Until now the more than 70 per cent of NBN’s rollout happened in regional and rural areas, but the switch to the metro will gather pace this year, especially if the company rolling out the network, NBN Co, wants to hit its target of having 5.4 million premises ready to receive a service by June 30.

Morrow admits NBN can’t deliver affordable superfast broadband

NBN Co chief Bill Morrow has admitted that the National Broadband Network cannot deliver an affordably priced superfast broadband product to Australians. However, he claims we don't need it anyway and wouldn't use it even if it was free.
Morrow, in a blog on the NBN Co website, says that NBN cannot deliver 1Gbps broadband at a comparable price to that on offer in Singapore and other countries where 1Gbps superfast broadband costs less than $50 a month.
Morrow says in a blog published today that if NBN Co was in a position to deliver 1Gbps for $49/month, as they do in Singapore, “then we would do it – but we are simply not in that position from an economic point of view.”

Bill Morrow's 'alternative facts' about the NBN

Australia is unique in many ways but today one more attribute of this country now falls into that class: we are the lone nation to be building a broadband network that cannot give us affordable super-fast connections.
Yes, you heard right. And you can't question the source, for these words come from the chief of NBN Co, Bill Morrow, the man who earns $3.3 million an annum (that's $9041 a day, a little less in leap years) to push the build of the National Broadband Network that has become both a joke and a national shame.
After Morrow suffered from an attack of loose lips and told a crowd at the release of NBN Co's half-yearly results last week that Australians, bunch of chumps that they are, did not want super-fast broadband even if it came gift-wrapped and hand-delivered with no money asked, he must have felt some amount of blowback.

Google finds networks became ‘highly aggressive’ in competition

  • Mark Bridge
  • The Times
  • 12:00AM February 18, 2017
A Terminator scenario where ­artificial intelligence goes rogue and seeks to destroy its human creators is looking a bit more plausible.
Researchers at Google’s DeepMind, its artificial intelligence division, found neural networks trained to learn from experience and pursue the most efficient strategies became “highly aggressive” in competition. When the networks — computer systems modelled on the human brain — were tasked to collect apples, they co-operated as long as the fruit was plentiful. Once the supply decreased, they turned nasty, blasting their opponents with ­lasers and temporarily putting them out of action.
Joel Leibo, one of the ­researchers, wrote in a blog post: “We let the agents play this game many thousands of times and let them learn how to behave rationally using deep multi-agent reinforcement learning. Rather naturally, when there are enough apples in the environment, the agents learn to peacefully coexist and collect as many apples as they can; however, as the number of apples is reduced, the agents learn it may be better for them to tag the other agent to give themselves time alone to collect the scarce apples.”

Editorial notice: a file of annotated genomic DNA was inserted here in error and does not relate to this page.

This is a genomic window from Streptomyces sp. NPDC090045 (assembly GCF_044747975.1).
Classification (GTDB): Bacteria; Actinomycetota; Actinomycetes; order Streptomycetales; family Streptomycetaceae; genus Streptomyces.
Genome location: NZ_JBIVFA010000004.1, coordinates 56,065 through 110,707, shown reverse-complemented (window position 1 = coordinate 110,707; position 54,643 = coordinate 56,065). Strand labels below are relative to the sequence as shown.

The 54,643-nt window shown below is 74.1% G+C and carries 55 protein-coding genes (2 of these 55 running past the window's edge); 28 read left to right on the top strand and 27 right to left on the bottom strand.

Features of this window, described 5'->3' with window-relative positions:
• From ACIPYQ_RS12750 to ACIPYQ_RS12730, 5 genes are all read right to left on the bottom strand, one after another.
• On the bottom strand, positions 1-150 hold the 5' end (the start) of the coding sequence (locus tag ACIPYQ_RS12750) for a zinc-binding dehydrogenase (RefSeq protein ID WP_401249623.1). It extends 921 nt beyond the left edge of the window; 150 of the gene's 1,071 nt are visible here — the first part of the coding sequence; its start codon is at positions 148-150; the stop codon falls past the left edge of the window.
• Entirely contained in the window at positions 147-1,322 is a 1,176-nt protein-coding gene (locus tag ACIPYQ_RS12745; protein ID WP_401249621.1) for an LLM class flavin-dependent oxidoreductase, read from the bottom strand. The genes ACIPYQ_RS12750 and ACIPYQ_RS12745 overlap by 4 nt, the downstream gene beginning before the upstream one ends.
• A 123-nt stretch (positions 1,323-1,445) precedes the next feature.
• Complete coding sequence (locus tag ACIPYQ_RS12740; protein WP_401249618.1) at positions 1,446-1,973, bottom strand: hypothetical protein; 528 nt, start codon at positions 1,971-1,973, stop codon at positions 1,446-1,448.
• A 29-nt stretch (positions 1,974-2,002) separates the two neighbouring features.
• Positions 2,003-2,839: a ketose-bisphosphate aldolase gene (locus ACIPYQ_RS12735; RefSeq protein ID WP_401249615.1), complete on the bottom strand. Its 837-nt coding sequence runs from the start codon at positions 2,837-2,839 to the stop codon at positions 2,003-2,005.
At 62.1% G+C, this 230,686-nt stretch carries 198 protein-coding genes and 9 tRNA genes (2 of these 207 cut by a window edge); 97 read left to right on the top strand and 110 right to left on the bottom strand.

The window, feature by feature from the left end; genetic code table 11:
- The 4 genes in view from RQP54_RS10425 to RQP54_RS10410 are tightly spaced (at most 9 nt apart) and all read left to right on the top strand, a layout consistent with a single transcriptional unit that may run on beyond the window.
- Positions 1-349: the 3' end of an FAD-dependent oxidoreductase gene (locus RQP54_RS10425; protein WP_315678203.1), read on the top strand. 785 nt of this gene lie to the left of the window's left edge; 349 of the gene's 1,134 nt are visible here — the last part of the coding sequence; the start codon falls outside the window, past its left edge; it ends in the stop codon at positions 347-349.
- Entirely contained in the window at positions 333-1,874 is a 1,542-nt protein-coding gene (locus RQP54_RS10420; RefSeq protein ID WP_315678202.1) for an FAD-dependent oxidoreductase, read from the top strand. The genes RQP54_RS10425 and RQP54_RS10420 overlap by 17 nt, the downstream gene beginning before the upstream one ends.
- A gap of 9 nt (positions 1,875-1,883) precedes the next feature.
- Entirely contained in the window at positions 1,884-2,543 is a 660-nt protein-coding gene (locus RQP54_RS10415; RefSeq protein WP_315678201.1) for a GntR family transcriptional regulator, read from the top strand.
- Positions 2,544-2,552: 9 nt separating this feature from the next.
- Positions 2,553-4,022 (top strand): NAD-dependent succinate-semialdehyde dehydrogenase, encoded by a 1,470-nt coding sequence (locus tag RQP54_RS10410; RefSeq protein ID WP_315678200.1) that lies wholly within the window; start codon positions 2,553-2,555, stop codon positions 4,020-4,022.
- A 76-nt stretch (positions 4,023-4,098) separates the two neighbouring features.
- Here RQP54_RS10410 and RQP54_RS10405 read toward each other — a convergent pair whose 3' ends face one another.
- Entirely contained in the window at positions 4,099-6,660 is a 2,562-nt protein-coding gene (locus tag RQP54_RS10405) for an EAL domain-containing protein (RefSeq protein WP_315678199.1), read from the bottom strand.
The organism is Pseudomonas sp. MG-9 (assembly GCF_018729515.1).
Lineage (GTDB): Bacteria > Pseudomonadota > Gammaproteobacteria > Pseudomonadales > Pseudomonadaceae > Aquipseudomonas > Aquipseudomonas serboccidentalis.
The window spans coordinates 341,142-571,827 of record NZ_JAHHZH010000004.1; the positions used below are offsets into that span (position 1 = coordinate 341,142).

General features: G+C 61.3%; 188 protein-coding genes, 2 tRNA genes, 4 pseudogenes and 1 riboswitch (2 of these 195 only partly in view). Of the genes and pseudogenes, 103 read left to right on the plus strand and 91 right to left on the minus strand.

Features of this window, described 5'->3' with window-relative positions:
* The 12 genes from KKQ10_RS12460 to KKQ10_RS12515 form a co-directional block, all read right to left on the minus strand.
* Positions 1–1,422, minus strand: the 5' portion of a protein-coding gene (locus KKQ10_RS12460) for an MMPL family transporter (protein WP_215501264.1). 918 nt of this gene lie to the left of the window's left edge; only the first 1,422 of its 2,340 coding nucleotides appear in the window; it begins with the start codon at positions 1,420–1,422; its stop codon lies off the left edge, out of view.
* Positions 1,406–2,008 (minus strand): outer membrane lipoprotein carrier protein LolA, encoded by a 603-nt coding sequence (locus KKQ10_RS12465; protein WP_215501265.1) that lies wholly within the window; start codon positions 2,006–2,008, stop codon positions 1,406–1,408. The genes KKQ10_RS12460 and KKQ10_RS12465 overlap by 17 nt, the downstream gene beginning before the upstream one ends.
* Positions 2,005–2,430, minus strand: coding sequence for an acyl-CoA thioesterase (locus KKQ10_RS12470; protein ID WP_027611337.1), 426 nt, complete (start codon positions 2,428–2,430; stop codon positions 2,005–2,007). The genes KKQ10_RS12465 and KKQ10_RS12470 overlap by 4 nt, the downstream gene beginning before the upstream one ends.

Bernard Robertson-Dunn said...

They never seem to learn.
"The move looks set to be the biggest ever shake-up of Australian government IT, significantly weakening the grip of Canberra mandarins on the $6.2 billion spent on info tech by the Commonwealth each year."

This initiative is only a review or projects. The biggest shake-up of government IT was the doomed whole-of-government outsourcing when they tried selling off the IT to the private sector. There's still echoes of that little fiasco in that ATO outsourced all of its IT to EDS, now HP. And look how well they are maintaining that IT infrastructure.

IMHO reviewing IT projects is far too late. The big mistakes have already been made.
Here are a few random, but well known quotes.

“Successful problem solving requires finding the right solution to the right problem. We fail more often because we solve the wrong problem than because we get the wrong solution to the right problem”
Russell Ackoff

“For every complex problem there is a simple solution. And it is wrong.”

“Some problems are so complex that you have to be highly intelligent and well informed just to be undecided about them.”
Laurence J. Peter

However, reviewing MyHR against the benefits it has delivered might actually be informative.

Anonymous said...

Bernard said "...reviewing MyHR against the benefits it has delivered might actually be informative.".

I doubt very much that the healthIT MYHR project will even be looked at. The public / consumer don't really know about it or even care about it. They do care about the other big IT projects that adversely affect their hip-pocket. It's the politics that count and the MYHR project still hasn't hit the public radar. The only way it will is if a summary (if it exists) of the $2 billion fiasco and huge wastage of funds is documented and brought to the Minister's attention in charge of the IT review.

Bernard Robertson-Dunn said...

"The only way it will is if a summary (if it exists)"
something like this?
And there's a world of difference between "brought to the attention of" and doing something about it.

Anonymous said...

sadly Bernarard and sarcastically, that sort of material just gets in the way of our National Digital Fax Server